• Stimulus Spending: In December 2020, Congress passed a $900 billion stimulus package aimed at lessening the economic impact of COVID-19. While only time will tell what effect the stimulus spending will have on the economy, it’s likely that much of this spending will take place in the DC area, further stoking the real estate market.

At this time last year, no one could have predicted the spread of COVID-19 and how it would transform life in America. Similarly, new factors could emerge that influence the real estate market for better or worse during the transition from a Trump Administration to a Biden Administration.

What Will the Transition Mean for Luxury Properties?

Presidential transitions typically mean greater activity in the luxury market, too. During the transition to the Trump Administration, incoming Secretary of Commerce Wilbur Ross purchased a $12 million home in the Massachusetts Avenue Heights area, and Jared Kushner and Ivanka Trump moved into a $5.5 million residence in Kalorama.

And it wasn’t just members of the Trump Administration who were snatching up high-end real estate in late 2016 and early 2017. President Barack Obama rented an 8,200-square-foot Kalorama home, later purchasing the house for $8.1 million.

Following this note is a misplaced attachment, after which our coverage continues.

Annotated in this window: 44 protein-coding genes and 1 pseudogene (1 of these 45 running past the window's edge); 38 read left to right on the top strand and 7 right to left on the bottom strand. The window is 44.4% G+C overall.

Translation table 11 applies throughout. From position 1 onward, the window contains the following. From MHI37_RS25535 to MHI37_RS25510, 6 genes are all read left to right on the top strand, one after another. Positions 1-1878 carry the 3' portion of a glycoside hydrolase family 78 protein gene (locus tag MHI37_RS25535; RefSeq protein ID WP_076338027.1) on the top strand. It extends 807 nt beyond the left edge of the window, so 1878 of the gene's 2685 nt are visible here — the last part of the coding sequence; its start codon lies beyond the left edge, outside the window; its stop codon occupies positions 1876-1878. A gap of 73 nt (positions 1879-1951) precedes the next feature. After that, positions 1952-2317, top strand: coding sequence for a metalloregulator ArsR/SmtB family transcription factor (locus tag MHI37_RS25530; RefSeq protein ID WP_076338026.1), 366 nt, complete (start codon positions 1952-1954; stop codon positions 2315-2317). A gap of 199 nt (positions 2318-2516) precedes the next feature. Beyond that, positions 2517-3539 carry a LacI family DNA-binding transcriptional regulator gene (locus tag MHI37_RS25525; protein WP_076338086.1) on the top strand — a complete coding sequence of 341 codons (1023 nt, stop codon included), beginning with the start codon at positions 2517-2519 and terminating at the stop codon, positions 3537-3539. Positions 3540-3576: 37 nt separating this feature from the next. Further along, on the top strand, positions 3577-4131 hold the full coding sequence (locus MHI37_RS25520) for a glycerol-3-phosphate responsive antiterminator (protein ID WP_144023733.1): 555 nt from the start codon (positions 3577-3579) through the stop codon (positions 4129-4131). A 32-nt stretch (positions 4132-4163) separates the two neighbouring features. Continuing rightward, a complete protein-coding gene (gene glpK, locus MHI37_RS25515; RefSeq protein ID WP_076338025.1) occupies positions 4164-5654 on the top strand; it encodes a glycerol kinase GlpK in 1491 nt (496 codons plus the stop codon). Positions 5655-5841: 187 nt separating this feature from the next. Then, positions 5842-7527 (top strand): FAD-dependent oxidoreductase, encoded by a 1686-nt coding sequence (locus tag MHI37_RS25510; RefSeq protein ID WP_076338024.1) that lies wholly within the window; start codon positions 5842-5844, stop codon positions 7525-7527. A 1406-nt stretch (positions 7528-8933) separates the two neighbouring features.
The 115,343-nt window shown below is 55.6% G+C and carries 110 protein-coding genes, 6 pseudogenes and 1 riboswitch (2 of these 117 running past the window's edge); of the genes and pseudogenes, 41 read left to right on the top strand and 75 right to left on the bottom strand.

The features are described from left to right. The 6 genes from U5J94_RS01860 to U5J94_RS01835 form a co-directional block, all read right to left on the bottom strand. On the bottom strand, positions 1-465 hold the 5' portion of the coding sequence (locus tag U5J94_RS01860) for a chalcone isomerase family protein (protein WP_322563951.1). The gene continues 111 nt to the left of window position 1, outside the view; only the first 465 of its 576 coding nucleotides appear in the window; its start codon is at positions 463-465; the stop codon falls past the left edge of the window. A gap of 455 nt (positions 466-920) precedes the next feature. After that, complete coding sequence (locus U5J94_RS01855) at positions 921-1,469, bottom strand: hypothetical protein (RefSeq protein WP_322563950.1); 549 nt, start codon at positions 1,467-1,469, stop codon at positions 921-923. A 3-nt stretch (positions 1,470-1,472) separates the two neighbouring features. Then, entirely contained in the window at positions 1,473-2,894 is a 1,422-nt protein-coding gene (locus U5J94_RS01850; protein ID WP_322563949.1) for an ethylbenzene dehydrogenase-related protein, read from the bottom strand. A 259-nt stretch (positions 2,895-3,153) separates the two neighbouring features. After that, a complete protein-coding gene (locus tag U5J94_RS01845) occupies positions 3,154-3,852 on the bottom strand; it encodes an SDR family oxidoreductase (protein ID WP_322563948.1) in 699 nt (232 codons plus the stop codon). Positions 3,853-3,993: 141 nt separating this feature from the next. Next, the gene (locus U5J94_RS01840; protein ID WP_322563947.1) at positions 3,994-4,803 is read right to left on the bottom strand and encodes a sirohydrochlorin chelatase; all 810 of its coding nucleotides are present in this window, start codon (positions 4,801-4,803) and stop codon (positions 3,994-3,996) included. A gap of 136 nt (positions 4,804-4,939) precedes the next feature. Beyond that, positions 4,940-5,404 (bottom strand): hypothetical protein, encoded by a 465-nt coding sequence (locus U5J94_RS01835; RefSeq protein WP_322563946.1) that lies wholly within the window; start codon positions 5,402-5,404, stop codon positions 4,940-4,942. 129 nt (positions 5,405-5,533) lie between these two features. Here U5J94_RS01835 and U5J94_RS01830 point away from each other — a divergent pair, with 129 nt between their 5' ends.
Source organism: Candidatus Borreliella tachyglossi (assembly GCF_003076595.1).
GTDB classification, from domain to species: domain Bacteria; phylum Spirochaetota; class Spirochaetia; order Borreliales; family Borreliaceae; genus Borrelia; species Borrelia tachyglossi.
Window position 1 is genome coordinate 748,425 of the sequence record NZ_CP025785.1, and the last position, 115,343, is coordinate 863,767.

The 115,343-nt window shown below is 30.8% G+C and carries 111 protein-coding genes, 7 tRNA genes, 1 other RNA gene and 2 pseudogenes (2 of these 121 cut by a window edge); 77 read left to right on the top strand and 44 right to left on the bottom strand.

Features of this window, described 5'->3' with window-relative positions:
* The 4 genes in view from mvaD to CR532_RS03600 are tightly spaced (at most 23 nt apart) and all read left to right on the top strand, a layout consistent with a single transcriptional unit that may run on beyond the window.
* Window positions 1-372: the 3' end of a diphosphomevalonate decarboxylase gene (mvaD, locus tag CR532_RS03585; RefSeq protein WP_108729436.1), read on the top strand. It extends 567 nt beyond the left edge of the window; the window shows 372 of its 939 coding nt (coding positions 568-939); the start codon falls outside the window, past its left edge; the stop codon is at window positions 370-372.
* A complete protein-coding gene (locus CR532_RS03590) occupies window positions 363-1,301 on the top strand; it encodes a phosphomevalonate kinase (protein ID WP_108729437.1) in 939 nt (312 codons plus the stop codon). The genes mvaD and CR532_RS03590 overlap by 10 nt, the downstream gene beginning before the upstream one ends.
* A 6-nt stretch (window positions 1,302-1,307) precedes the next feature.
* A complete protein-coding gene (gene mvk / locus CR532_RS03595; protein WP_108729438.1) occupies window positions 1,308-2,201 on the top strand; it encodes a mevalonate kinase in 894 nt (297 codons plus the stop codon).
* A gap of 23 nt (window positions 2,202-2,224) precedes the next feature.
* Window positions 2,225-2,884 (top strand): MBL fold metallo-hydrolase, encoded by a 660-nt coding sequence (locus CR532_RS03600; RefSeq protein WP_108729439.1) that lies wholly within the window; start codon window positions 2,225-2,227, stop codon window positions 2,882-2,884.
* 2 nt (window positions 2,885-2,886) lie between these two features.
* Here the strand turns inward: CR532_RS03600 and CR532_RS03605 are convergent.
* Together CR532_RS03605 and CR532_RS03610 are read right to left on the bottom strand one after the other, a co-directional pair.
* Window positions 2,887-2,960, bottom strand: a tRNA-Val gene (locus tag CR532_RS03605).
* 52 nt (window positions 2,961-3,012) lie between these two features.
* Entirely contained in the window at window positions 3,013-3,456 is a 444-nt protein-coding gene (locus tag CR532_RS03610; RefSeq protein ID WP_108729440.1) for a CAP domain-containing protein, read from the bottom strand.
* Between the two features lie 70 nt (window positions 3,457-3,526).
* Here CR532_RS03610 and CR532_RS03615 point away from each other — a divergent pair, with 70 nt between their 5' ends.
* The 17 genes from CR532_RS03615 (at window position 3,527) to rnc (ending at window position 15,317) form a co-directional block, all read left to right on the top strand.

It remains to be seen who will fill all key posts in the Biden Administration, but noteworthy cabinet secretaries are typically high net worth individuals with the ability to afford the upper end of the luxury market. This could mean a higher velocity of sales in urban areas like Georgetown and Kalorama, or it could also mean more real estate transactions in luxury areas close to DC in Northern Virginia and Montgomery County, Maryland.

Get Expert Guidance From Lockard + Smith

The effect a presidential transition on the local real estate market will be more gradual than sudden. It’s likely that the impact of the incoming Biden Administration will stretch out and last well into 2021.

Are you looking to buy or sell in the DC area this year? If so, let the experienced real estate professionals at Lockard + Smith help you navigate the market. With more than 3 decades of combined real estate experience, we use our market knowledge, our understanding of values and trends, as well as an exclusive suite of tools to help buyers and sellers get the most out of their transactions.

Learn more about Lockard + Smith, and contact us when you’re ready to buy or sell a property in the Washington DC area.